In contrast, the Parsi theatre appealed to a relatively sophisticated, urban middle-class audience. The so-called Parsi stage of the second half of the nineteenth century was a broad-based commercial theatre whose appeal and influence extended far beyond the ethnic group for which it was named. It developed in about 1850 from Parsi-organized amateur groups in Bombay, like the Elphinstone Club, which were active in presenting English and Indian drama classics. Soon full-fledged professional companies were being floated by Parsi businessmen who were themselves theatre buffs. Many of the leading actors, also Parsis, held shares in these companies, and several of them went on to form their own companies. Khurshedji Balliwala founded the Victoria Theatrical Company in Delhi in 1877, and Khawasji Khatau, the "Irving of India," established the rival Alfred Theatrical Company in the same year. Dozens of companies sprang up across the subcontinent, attaching the phrase "of Bombay" to their names to associate themselves with this prestigious new theatre. Muslims, Anglo-Indians, and a certain number of Hindus joined the companies, but the organizational reins remained largely in Parsi hands.
In a short time the demand for Parsi theatre fare spread to all parts of India. The major companies routinely toured between Bombay, Lahore, Karachi, Peshawar, Delhi and the Gangetic plain, Calcutta, and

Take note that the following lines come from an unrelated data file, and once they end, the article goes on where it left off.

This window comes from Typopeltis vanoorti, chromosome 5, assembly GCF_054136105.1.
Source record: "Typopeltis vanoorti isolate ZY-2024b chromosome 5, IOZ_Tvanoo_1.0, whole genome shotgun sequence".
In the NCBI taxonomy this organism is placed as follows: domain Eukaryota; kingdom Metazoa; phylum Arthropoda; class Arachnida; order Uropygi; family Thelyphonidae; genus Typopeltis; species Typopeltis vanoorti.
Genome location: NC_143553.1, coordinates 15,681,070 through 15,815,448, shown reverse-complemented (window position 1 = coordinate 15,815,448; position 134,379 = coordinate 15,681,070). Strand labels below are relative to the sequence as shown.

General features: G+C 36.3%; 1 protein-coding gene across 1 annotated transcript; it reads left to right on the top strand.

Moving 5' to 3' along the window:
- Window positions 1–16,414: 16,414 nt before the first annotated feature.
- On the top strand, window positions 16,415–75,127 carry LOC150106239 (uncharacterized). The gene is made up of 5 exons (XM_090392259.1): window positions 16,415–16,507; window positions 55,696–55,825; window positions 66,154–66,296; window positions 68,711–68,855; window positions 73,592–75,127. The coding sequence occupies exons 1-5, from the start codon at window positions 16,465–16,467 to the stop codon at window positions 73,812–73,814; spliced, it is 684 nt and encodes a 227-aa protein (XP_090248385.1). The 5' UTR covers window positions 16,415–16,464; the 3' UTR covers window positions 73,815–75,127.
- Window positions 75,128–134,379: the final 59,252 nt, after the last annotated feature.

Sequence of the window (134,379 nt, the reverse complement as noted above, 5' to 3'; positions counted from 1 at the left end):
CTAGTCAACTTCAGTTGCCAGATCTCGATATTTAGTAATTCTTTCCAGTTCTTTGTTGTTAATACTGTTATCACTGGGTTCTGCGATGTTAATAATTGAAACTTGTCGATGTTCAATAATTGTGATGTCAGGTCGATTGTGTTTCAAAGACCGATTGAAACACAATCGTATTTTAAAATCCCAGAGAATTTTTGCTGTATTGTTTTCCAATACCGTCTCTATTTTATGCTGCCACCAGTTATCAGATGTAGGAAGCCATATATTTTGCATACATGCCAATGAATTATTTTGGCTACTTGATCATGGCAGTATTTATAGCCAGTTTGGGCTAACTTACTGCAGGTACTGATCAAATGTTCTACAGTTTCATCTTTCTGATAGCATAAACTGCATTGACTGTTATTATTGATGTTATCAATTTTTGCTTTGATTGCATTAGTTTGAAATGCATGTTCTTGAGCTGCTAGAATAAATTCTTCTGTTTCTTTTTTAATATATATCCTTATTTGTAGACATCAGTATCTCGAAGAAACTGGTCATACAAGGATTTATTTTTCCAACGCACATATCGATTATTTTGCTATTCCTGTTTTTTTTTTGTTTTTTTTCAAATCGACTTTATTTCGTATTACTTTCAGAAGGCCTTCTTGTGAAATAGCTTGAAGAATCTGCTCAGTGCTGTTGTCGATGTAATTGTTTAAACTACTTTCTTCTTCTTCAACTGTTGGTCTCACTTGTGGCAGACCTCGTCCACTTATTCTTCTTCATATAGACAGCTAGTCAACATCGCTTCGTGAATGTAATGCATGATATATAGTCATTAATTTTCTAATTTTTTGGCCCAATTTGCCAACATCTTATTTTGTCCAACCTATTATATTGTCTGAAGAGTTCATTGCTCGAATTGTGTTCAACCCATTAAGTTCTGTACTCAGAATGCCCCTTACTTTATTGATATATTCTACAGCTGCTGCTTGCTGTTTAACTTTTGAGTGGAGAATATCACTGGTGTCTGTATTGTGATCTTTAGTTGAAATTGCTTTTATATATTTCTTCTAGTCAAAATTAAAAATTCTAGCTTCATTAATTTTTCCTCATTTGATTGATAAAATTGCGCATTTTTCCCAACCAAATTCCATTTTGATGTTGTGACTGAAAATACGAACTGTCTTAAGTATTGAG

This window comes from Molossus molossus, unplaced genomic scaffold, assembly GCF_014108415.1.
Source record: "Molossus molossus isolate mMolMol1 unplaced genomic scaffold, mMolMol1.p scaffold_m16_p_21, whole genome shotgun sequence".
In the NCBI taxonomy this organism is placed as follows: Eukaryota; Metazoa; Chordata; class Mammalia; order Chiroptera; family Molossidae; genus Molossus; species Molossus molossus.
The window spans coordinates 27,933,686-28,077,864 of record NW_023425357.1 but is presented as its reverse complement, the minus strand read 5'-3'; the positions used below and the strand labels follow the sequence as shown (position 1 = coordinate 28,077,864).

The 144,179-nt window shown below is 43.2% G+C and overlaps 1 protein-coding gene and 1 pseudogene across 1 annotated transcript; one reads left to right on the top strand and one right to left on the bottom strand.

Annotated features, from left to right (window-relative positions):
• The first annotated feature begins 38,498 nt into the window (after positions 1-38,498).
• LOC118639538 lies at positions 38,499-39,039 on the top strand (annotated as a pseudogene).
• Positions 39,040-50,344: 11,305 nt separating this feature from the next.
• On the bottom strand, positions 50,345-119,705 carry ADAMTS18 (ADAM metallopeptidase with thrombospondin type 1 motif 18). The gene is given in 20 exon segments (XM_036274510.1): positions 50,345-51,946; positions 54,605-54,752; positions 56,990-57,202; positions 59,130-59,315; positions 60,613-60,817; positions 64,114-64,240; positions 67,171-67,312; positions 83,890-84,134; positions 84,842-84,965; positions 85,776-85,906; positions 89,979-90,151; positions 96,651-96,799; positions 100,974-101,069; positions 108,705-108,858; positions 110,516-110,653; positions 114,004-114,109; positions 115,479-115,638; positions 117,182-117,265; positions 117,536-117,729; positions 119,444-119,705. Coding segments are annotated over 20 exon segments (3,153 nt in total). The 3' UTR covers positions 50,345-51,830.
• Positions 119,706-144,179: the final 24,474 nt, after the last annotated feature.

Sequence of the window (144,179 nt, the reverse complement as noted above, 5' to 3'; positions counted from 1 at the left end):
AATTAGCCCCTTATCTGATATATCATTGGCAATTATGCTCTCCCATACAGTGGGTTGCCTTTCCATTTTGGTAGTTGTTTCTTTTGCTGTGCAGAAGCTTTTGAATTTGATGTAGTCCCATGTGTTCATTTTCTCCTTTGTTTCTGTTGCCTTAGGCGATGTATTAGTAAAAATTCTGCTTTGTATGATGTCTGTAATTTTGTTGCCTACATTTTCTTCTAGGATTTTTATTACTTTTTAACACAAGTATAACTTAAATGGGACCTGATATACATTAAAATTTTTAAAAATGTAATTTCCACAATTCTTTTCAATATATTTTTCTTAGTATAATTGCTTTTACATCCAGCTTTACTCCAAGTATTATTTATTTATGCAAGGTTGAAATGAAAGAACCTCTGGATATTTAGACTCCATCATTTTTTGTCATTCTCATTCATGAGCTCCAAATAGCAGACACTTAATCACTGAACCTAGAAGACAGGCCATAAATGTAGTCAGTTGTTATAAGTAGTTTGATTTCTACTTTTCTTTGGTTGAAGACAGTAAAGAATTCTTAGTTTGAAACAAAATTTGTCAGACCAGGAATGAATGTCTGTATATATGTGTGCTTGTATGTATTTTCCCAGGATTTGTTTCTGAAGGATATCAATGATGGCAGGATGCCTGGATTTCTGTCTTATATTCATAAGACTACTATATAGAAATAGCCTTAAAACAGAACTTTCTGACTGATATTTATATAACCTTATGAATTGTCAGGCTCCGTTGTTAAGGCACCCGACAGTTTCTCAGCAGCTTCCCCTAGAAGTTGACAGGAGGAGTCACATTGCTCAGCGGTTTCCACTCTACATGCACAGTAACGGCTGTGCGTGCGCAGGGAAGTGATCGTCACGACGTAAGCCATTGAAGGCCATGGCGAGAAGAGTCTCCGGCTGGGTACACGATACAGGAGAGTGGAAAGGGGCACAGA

Madras. The Parsi stage had a major impact on the emerging vernacular theatres in south as well as north India. Although Gujarati was the first language of the Parsi theatre, by the 1870s the large companies had adopted the practice of hiring Muslim munshi s[*] (scribes) as part of their permanent staff, and Urdu became the principal language of the stage. In the early twentieth century, Talib, Betab, Radheyshyam, and others began writing plays in Hindi for the Parsi companies. The Parsi theatre was never a bastion of linguistic purity, and to entertain the widest cross section of society it favored the Hindustani forms of speech which were the most readily understood.
Much of the initial inspiration for the Parsi stage came from British-sponsored dramatic efforts in their colony. English-style playhouses were erected in Bombay and Calcutta in the late eighteenth century, and the native elite was invited to attend from time to time. Later the Parsi companies played in the same halls and took over the material culture of European theatre: the proscenium arch with its backdrop and curtains, Western furniture and other props, costumes, and a variety of mechanical devices for staging special effects. Artists from Europe were commissioned to paint the scenery, and the latest in "elaborate appliances" were regularly ordered from England, so as to achieve "the wonderful stage effects of storms, seas or rivers in commotion, castles, sieges, steamers, aerial movements and the like" (Yajnik 1933:113; Yusuf Ali 1917:95–96). The British example was also followed in matters of advertising and scheduling. Playbills boasting the latest Saturday evening performance were distributed throughout the city, and in the auditorium, spectators perused the "opera book" or program containing the lyrics of the latest songs (Yajnik 1933:111–15).